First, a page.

Jupiter with Zoom Digital Camera (no telescope)
How Can I Make My Pictures a Little Better?
The next goal is to take as many pictures as possible in a short amount of time. Then, you can use stacking software such as Registax which imports your pictures and combines them into one better picture. You only have about 3 minutes until Jupiter will have rotated too much to combine your pictures properly. Jupiter has the shortest day in the solar system and it rotates very quickly – thus increasing the challenge. Experiment with the movie taking function of your camera.
Jupiter Taken Afocally and Multiple Images Stacked
How Can I Make My Picture Better Still?
The next thing to try is prime focus photography. The telescope eyepiece is just one more thing that gets in the way between your camera and Jupiter. With prime photography, the eyepiece is not used. This where the higher F number telescopes become important since there is no camera lens or telescope eyepiece to help magnify the planet (although an image magnifier can be used).
If you already have a DSLR camera with a removable lens then you can get an adapter to mount it directly to your telescope. A 1.25” adapter is fine for planetary astrophotography. If you ever want to take wide field pictures of the sky (which DSLR’s are good at) you may want to upgrade your telescope diagonal to a 2” diagonal since a 1.25” diagonal is too small for a DSLR Field of View.
You can also buy a separate color camera that is made specifically for astrophotography. Cameras good for planets can use a 1.25” diagonal. The key is to be able to take pictures quickly. For Jupiter, you can be overexposed in as little as 1/250th of a second at prime focus. So, you want to look at frames per second and get no less than 60 fps for Jupiter – if you have a big telescope. Of course, this will require a method to store the pictures since these cameras aren’t like a DSLR with memory. Most people store the pictures on a laptop.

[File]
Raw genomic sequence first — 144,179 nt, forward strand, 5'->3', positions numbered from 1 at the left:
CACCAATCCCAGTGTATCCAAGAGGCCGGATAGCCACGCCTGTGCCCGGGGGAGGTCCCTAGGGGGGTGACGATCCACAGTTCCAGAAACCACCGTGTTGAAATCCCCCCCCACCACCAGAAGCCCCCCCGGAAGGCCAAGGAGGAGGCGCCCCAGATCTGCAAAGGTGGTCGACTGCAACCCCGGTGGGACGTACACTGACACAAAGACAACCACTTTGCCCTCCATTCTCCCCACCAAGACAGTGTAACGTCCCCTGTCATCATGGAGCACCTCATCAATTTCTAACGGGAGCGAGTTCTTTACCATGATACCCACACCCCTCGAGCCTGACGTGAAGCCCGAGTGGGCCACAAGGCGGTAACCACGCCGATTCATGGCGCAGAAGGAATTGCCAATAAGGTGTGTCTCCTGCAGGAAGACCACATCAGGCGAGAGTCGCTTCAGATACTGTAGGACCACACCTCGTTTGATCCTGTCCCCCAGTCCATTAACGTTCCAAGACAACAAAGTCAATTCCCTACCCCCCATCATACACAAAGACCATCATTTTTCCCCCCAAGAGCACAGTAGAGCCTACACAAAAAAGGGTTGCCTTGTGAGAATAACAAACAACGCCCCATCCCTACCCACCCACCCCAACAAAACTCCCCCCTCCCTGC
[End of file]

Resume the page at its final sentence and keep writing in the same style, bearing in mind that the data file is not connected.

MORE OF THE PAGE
How Can I Make My Picture A Little Better Still?
This gets to be a little bit like the “Shout” song. There is always more that you can do to get a little improvement – some of it is equipment, some of it is technique, and some of it is good atmospheric conditions.
I haven’t mentioned monochrome cameras that are made specifically for astrophotography yet. Monochrome cameras have an advantage over color cameras in that every pixel is used for the color band you are photographing (typically Red, Green and Blue for a planet like Jupiter). This involves using filters with your camera (since color cameras have the filters built inside). Since time is of the essence, a filter wheel is of great use so that you can switch filters quickly. Of course, it requires more post-processing to combine your images into a single color image.
I haven’t mentioned additional software packages with advanced processing features. I use Registax for image capture and initial processing. Then I move my RGB pictures individually to Maxim DL to combine and do some processing and then to Photoshop Elements for final tweaking. There is a lot of art mixed with this science to coax the most out of your pictures as possible.
I haven’t mentioned optimizing your magnification for your telescope using a Barlow or other image magnifiers with your camera. In short, the F number of your telescope, coupled with the camera pixel size, coupled with an image magnifier (such as a Barlow) will eventually reach a limit – otherwise you could make super huge pictures of Jupiter. So, you have to make sure your astrophotography setup’s combination is compatible with your telescope.
As to atmospheric conditions, there is a great website called Clear Dark Sky which will give you the “stillness” of the atmosphere (called seeing) and projected cloud cover for the next couple of days. It’s invaluable because if there is not great seeing, there are not great pictures.
Aperture (or diameter) of your telescope is key too. Fourteen inches is about the limit unless you use real-time adjustments for atmospheric volatility. Most days, you’ll be better off with a little less than fourteen inches. Eleven and twelve inch telescopes can be used quite often. Of course, you can always decrease the light capturing diameter on a big telescope but you can’t increase it on a smaller telescope. Aperture translates into dollars though and 6 to 8 inch telescopes can take very rewarding pictures too.
I may write another article with more of these advanced considerations but I also think that it’s better to stick a toe in the water before jumping in with both feet. So, this is enough to get you started and off on a potentially rewarding astrophotography journey. If Saturn is more to your liking, then I have tips and suggestions for you on my Saturn page too!
Jupiter with a Moon's Shadow Cast On It
Items for Astrophotograpy
This is the telescope I use for these pictures.